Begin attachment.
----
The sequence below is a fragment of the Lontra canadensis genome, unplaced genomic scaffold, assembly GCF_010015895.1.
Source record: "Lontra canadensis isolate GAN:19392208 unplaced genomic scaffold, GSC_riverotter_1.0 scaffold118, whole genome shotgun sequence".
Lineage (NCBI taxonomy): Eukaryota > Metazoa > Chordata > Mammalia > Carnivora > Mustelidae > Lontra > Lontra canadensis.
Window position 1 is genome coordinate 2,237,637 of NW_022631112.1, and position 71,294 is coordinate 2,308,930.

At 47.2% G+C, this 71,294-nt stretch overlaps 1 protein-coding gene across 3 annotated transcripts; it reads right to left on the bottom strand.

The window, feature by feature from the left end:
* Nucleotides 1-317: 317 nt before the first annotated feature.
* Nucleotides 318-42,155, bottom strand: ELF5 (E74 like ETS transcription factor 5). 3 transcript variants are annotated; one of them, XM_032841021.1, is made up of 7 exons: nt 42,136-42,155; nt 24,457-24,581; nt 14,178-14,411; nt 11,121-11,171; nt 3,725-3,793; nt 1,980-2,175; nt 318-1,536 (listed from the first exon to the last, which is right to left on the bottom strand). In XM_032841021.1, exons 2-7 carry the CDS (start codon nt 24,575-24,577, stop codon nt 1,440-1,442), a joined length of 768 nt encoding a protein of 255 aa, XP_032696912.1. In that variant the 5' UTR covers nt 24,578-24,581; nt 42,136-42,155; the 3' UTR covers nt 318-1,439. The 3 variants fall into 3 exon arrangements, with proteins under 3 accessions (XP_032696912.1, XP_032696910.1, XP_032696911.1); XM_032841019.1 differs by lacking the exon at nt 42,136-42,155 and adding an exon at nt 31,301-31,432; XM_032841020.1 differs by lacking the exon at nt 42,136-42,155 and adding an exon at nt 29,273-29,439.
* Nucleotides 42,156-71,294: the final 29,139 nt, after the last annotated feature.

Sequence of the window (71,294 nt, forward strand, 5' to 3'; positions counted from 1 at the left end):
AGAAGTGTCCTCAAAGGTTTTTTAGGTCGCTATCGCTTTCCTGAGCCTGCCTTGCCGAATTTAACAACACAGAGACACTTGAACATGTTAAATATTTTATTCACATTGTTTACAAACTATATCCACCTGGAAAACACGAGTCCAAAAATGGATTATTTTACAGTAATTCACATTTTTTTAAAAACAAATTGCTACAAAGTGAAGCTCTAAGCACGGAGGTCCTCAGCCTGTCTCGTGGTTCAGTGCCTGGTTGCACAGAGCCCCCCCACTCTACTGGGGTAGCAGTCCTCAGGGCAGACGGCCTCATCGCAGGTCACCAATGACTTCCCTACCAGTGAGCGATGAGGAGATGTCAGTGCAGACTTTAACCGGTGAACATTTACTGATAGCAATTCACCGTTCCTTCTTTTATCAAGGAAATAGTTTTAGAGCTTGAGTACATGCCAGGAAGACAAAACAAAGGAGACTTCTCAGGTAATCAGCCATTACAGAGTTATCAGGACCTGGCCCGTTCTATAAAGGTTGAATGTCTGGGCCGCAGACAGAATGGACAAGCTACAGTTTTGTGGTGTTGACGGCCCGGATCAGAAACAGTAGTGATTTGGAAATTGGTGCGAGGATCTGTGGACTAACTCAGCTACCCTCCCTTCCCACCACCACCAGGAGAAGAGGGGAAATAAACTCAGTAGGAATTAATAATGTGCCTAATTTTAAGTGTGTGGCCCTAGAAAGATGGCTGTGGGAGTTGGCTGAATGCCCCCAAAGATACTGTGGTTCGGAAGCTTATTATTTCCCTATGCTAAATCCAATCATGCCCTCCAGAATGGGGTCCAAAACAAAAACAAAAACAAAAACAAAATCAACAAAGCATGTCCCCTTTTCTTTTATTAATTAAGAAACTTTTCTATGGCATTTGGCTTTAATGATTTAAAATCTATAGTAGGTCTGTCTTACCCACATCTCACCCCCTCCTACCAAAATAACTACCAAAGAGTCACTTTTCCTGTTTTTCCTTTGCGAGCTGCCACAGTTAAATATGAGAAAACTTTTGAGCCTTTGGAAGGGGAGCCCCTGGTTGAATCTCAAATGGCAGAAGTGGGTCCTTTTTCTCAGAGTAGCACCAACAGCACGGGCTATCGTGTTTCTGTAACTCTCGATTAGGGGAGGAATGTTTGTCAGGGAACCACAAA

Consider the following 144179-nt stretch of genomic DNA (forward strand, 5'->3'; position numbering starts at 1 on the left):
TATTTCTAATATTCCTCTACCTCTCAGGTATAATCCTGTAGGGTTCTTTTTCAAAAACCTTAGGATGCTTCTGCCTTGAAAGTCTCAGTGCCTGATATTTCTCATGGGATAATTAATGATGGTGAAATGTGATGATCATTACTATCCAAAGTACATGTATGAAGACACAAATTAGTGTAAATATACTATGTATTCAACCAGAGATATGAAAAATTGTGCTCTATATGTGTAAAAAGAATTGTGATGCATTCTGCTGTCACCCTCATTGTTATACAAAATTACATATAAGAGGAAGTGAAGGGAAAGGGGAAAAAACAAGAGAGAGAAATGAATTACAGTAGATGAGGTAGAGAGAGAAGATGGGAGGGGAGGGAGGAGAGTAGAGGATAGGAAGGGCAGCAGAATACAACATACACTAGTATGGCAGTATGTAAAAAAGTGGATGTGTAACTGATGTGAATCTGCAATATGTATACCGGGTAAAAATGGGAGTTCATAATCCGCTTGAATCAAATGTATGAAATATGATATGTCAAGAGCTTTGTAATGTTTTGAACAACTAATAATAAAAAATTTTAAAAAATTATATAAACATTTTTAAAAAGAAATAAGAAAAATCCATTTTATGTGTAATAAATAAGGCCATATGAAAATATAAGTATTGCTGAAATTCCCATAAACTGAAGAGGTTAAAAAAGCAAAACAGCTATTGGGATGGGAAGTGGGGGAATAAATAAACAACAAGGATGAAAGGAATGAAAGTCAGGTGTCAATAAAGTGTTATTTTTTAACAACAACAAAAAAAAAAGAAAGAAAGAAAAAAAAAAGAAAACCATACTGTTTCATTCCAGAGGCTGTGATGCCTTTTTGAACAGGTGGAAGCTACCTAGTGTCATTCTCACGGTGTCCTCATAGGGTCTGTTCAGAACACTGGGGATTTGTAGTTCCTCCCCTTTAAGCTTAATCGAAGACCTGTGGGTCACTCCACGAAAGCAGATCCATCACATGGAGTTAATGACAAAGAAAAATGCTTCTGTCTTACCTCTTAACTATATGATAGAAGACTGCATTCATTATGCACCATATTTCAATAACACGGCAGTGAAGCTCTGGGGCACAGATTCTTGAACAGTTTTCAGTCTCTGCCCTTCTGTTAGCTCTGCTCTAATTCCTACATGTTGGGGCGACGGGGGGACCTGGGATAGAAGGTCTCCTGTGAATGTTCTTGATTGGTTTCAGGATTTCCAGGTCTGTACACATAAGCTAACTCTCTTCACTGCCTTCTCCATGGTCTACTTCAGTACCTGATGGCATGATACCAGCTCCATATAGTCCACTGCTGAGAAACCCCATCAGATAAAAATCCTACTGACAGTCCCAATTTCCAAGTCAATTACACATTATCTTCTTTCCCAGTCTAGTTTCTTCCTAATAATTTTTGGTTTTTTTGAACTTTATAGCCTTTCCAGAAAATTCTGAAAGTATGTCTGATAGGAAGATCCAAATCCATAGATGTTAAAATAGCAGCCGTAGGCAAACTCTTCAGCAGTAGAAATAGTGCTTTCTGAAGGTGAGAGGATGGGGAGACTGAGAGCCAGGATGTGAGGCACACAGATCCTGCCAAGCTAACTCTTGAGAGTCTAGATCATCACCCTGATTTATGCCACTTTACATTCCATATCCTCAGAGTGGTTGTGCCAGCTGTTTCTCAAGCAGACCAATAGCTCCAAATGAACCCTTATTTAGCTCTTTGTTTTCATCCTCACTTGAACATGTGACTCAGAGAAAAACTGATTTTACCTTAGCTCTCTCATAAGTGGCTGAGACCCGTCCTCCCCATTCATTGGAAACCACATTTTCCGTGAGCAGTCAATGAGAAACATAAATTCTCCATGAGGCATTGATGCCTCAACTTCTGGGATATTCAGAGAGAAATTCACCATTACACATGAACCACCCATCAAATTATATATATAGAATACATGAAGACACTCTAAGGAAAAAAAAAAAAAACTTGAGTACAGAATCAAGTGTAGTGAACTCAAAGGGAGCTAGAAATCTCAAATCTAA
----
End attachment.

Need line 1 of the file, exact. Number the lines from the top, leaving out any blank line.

The sequence below is a fragment of the Lontra canadensis genome, unplaced genomic scaffold, assembly GCF_010015895.1.